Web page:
Markets ended the shortened trading week down, battered by selling pressure and volatility around possible Fed actions. For the week, the S&P 500 lost 1.14%, the Dow slid 1.23%, and the Nasdaq trimmed 0.09%.[i]
Oddly enough, markets rose earlier in the week on a couple of lukewarm economic reports, which raised expectations that the Fed will be forced to continue to bolster the economy with its quantitative easing program. The last weekly jobless report for the month showed an increase in unemployment claims, meaning job growth looks to have been essentially flat over the last two months.[ii] We also got another look at revised first quarter GDP, which came in at 2.4 percent, down from the 2.5 percent initial reading.[iii] The downward revision was expected due to some slower inventory growth.
While poor economic reports typically result in market declines, the short rally is a perfect example of the disconnection that can occur between the economy and equity markets. Currently, investors seem to be more worried about the end of the Fed’s easy money than the economy, so they may react positively to economic data that suggests the Fed will continue its stimulus activities. On the flip side, markets may respond nervously to positive economic data due to the fear that economic improvement will cause the Fed to pull the plug. For this reason, we may see additional volatility and contradictory market behavior in the coming weeks and months as the Fed starts to taper its bond-buying activities.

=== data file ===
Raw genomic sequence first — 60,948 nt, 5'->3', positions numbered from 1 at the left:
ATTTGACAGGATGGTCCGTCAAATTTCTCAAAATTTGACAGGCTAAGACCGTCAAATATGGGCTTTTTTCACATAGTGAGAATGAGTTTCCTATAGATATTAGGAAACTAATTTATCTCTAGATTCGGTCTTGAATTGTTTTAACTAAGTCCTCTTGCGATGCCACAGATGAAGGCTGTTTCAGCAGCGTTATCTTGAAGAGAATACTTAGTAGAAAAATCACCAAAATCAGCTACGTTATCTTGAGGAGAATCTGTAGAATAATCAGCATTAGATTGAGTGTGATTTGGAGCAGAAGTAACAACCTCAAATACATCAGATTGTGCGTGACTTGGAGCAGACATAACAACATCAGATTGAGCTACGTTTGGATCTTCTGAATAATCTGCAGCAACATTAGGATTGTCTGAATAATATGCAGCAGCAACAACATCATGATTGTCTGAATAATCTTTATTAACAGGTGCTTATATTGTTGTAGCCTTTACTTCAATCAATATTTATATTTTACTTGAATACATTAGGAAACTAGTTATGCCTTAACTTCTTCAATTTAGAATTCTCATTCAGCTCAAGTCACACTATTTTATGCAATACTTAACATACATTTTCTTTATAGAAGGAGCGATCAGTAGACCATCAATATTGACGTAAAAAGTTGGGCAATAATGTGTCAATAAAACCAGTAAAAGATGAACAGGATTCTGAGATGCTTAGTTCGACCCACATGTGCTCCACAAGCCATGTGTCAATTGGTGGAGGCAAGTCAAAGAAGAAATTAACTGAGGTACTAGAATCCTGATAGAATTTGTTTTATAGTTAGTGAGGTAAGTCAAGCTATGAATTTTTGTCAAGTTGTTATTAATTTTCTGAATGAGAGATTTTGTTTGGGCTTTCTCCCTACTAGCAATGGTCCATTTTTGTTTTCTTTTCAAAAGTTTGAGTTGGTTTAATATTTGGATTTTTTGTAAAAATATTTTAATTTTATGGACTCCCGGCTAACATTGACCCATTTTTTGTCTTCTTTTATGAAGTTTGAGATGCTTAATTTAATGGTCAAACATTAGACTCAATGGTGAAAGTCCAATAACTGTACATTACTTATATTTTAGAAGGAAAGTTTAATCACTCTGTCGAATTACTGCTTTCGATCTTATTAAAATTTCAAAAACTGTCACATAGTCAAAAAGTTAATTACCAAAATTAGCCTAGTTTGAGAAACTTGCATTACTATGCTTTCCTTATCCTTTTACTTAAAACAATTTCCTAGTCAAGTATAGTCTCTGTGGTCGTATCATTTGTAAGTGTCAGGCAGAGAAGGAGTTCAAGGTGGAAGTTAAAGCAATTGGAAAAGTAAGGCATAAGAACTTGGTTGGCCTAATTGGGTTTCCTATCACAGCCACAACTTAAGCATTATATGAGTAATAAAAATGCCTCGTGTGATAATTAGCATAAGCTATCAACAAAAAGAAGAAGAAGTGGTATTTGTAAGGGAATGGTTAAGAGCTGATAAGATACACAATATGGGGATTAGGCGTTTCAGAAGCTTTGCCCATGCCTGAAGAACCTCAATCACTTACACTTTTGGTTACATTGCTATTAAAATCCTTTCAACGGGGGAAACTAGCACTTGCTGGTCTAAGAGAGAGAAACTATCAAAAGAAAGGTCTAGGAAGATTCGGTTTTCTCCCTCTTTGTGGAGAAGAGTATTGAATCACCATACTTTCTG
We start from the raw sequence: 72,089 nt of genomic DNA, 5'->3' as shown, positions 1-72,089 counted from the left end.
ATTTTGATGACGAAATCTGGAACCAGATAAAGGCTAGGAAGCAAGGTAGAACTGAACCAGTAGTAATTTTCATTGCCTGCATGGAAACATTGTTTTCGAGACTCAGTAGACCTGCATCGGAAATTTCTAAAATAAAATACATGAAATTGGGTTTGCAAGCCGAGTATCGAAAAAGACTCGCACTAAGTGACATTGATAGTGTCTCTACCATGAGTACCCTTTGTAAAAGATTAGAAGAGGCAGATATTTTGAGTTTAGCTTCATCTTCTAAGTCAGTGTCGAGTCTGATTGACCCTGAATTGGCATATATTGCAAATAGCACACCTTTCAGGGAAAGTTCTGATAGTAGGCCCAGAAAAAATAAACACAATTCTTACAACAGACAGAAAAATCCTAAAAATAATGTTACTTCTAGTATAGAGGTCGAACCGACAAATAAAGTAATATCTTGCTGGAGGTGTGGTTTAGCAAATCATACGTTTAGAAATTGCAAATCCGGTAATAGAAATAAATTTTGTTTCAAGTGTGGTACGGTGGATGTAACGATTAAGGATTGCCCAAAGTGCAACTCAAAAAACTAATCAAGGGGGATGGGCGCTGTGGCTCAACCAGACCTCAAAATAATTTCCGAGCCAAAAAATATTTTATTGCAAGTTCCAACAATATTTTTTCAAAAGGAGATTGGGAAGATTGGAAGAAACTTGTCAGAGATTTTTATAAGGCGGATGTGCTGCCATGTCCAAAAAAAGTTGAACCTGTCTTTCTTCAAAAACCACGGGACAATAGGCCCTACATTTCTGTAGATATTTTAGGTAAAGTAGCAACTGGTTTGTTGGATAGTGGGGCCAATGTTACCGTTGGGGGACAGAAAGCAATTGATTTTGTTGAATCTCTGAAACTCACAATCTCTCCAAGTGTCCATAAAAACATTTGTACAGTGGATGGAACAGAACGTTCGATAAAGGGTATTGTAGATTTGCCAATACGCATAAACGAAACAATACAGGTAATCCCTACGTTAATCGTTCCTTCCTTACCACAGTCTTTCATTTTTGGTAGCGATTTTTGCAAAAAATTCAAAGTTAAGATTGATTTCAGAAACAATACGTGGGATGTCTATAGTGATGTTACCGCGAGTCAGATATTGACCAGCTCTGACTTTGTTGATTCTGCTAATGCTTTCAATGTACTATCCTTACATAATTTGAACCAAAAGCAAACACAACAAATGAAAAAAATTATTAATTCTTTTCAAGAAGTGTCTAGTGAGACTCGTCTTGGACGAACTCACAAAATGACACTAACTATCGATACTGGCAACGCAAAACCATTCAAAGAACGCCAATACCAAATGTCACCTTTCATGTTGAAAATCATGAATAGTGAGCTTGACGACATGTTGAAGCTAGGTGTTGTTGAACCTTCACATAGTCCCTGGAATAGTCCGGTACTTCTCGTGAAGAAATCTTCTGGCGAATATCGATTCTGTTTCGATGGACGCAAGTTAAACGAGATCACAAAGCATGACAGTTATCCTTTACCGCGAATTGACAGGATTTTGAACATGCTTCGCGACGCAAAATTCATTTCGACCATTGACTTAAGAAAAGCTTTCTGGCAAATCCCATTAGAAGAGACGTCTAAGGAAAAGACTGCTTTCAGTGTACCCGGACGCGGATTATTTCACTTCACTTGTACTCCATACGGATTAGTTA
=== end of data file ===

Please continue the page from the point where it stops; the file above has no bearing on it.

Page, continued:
On the positive side, ‘sell in May’ got trampled, despite some volatility, as markets ended up for the month. Additionally, consumer sentiment for May beat expectations, reaching the highest level since July 2007,[iv] showing that consumers are still optimistic about the economy.
On a side note, you may have seen several headlines referencing the ‘Hindenburg Omen,’ a signal triggered when multiple stocks set new 52-week highs and lows simultaneously, essentially reflecting extreme volatility.[v] When you hear about these types of signals, we urge you to take them with a grain of salt. There is no single technical indicator that can predict with 100% accuracy which direction the stock market will move. While they can be useful at times, we believe technical indicators need to be evaluated in the light of many other factors such as longer-term trends and an investor’s overall objective and tolerance for risk. As always, we will continue working to ensure our clients receive sound investment guidance that is in line with their long-term goals, regardless of what any short-term ‘omens’ may suggest.
Monday: PMI Manufacturing Index, ISM Mfg. Index, Construction Spending
Tuesday: Motor Vehicle Sales, International Trade
Wednesday: ADP Employment Report, Productivity and Costs, Factory Orders, ISM Non-Mfg. Index, EIA Petroleum Status Report, Beige Book
Thursday: Jobless Claims
Friday: Employment Situation
Notes: All index returns exclude reinvested dividends, and the 5-year and 10-year returns are annualized. Sources: Yahoo! Finance and Treasury.gov. International performance is represented by the MSCI EAFE Index. Past performance is no guarantee of future results. Indices are unmanaged and cannot be invested into directly.
The Dow Jones Industrial Average is a price-weighted average of 30 significant stocks traded on the New York Stock Exchange and the NASDAQ.
The Nasdaq is a computerized system that facilitates trading and provides price quotations on some 5,000 of the more actively traded over-the-counter stocks.